WMKY

Christopher Intagliata

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Every year, Monarch butterflies from all over the Western U.S. migrate to coastal California to escape harsh winter weather. In the 1980s and '90s, more than a million made the trip. Lately, those numbers have fallen.

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Scientists have found something strange has been happening among sensitive bird species in the Brazilian Amazon in recent years.

Not only were the birds declining in number, but their bodies were also shrinking in size.

"We found that size is not only shrinking for those sensitive species — it was declining for everyone," said researcher Vitek Jirinec of Louisiana State University.

Jirinec's findings are contained in a new study published in the journal Science Advances last Friday.

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In recent years, scientists found something strange was happening among sensitive bird species in the Brazilian Amazon. Not only were the birds declining in number, but their bodies were shrinking in size.

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The United States has seen a decline in cases and hospitalizations since the summer's delta surge — but the decline is declining.

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Can a name save lives? The city of Seville in Spain is betting it can.

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Yesterday, the mayor announced a new program - the world's first to give official names to severe heat waves.

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Wildlife biologist Greg LeClair has been obsessed with amphibians since he was a kid, when one rainy day, a black and yellow spotted salamander stumbled into his driveway in Maine.

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Simone Biles, already the most decorated gymnast in history, has surpassed expectations again. On Saturday, she performed a move considered so dangerous that no other woman has ever attempted it in competition.

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This story is part of an NPR series, We Hold These Truths, on American democracy.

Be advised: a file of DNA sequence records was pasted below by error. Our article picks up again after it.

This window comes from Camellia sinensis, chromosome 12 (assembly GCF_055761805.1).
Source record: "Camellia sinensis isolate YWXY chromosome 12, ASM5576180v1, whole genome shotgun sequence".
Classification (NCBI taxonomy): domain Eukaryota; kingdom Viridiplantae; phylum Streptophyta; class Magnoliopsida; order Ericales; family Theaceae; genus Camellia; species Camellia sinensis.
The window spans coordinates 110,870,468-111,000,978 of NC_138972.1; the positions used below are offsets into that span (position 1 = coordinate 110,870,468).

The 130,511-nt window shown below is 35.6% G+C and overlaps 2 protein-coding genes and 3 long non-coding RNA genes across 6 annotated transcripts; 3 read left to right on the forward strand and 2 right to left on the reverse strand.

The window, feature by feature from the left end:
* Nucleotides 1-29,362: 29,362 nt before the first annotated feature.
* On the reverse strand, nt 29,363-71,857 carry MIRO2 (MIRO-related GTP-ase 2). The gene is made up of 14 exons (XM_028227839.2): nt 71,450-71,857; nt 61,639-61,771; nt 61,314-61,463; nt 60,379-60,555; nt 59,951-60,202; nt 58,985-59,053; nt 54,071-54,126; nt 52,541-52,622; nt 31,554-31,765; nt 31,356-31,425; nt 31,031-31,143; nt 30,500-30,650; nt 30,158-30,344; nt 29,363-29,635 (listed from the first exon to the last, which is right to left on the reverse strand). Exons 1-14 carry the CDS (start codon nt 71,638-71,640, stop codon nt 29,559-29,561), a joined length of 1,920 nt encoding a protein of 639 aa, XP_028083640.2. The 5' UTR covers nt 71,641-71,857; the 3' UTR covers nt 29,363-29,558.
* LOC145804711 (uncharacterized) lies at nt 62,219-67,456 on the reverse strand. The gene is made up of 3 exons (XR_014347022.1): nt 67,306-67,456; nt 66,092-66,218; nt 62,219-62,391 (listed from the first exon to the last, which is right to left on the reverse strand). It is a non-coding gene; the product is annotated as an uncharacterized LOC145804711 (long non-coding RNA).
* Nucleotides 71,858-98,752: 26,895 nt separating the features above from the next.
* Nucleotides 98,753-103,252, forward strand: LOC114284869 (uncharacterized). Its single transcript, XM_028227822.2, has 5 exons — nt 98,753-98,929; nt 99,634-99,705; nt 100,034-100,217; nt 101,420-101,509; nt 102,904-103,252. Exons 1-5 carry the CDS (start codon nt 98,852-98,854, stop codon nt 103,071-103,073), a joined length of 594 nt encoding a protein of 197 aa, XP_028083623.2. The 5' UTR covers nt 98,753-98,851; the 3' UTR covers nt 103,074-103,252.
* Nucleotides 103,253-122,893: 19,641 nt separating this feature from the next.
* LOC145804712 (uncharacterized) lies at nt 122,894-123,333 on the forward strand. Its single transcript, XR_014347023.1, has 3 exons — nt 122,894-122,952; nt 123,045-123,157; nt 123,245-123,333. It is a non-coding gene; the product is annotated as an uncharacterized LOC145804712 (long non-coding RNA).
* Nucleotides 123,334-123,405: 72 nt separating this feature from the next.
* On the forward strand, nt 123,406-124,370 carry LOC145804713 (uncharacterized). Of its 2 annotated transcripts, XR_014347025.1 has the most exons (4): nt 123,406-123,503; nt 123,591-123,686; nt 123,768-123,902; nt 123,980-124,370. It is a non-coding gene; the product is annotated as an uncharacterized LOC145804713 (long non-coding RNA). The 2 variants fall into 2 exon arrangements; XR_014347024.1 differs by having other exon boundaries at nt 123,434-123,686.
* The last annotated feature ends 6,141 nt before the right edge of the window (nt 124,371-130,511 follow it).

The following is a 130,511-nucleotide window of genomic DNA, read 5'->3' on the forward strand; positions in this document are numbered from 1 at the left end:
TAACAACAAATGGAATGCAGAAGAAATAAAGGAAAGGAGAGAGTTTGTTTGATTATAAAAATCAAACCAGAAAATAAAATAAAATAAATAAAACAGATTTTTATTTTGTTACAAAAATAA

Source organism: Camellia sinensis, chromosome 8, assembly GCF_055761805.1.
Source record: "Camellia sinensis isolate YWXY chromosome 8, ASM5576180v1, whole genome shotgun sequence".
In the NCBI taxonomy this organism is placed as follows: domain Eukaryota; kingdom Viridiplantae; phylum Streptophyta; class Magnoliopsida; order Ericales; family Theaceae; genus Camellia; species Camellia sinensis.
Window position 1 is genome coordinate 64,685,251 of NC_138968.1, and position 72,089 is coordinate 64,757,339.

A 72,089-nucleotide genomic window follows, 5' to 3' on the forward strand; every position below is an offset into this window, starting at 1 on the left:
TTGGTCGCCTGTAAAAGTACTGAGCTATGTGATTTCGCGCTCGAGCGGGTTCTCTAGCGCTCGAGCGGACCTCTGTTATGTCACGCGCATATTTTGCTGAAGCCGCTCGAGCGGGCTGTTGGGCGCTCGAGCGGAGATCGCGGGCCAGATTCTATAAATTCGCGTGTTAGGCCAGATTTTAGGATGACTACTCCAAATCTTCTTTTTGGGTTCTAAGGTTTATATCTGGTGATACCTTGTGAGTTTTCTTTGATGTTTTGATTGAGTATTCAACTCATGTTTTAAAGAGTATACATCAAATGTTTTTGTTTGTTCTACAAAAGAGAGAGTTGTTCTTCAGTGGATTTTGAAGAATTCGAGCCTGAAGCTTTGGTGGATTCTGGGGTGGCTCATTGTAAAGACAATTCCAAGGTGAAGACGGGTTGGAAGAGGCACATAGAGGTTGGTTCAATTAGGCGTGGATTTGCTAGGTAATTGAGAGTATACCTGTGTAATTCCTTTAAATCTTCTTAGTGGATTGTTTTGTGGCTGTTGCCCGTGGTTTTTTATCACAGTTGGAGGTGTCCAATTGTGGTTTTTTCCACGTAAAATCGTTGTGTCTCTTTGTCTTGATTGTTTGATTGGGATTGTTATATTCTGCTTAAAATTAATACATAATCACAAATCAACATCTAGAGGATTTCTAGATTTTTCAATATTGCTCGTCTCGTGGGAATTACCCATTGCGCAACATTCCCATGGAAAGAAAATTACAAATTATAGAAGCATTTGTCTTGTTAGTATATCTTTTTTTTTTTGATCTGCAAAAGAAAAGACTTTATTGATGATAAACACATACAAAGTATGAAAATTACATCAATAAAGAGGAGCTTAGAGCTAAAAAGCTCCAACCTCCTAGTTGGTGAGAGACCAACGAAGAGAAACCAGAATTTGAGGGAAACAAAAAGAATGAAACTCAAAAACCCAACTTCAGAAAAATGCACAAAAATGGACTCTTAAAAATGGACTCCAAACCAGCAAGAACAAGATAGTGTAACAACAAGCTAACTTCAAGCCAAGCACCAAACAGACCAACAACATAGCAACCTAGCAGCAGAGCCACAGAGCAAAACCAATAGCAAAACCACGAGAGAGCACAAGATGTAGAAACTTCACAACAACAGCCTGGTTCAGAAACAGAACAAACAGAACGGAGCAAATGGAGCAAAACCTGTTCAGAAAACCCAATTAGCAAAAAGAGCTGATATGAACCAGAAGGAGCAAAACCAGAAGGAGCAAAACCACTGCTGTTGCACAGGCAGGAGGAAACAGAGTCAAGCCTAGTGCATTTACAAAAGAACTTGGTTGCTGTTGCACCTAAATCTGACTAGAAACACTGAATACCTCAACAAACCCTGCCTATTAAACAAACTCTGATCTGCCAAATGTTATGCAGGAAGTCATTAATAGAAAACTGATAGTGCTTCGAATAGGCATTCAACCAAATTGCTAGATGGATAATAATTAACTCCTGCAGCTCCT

Last summer, DonnaLee Norrington had a dream about owning a home. Not the figurative kind, but a literal dream, as she slept in the rental studio apartment in South Los Angeles that she was sharing with a friend.

At around 2 a.m., Norrington remembers, "God said to me, 'Why don't you get a mortgage that doesn't move?' And in my head I knew that meant a fixed mortgage."

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A recent study of mummified parrots found in a high-altitude desert region in South America suggests to researchers that, as far back as some 900 years ago, people went to arduous lengths to transport the prized birds across vast and complex trade routes.

The remains of more than two dozen scarlet macaws and Amazon parrots were found at five different sites in northern Chile's arid Atacama Desert — far from their home in the Amazon rainforest.

So how did they get there?

Scientists are inching one step closer toward redefining the length of a second.

To do that, they're using atomic clocks.

Atomic clocks, which look like a jumble of lasers and wires, work by tapping into the natural oscillation of atoms, with each atom "ticking" at a different speed.

Modern conveniences including cellphones, the Internet and GPS are all made possible through the ticking of atomic clocks.

Penguins are known for huddling on Antarctic ice, or marching across windswept expanses of the frozen continent. But there are at least 18 species of penguins populating the Southern Hemisphere — and many don't fit that frigid stereotype.

There are actually only two species of penguin that really love ice, says Grant Ballard, chief science officer of Point Blue Conservation Science in Petaluma, Calif. Other species, like the Galapagos penguin, perch on dark volcanic rock, and can endure blasting hot air temperatures of 100 degrees.

Everyone Needs A Buddy. Even Sharks

Aug 13, 2020

Sharks are often maligned as Hollywood monsters, the lone wolves lurking in the deep, hunting for prey. (Cue Jaws theme song).

But that caricature of sharks is increasingly out of step with what scientists are learning about the animals. Instead, they say, some species of sharks are social creatures who return day after day to a group of the same fellow sharks.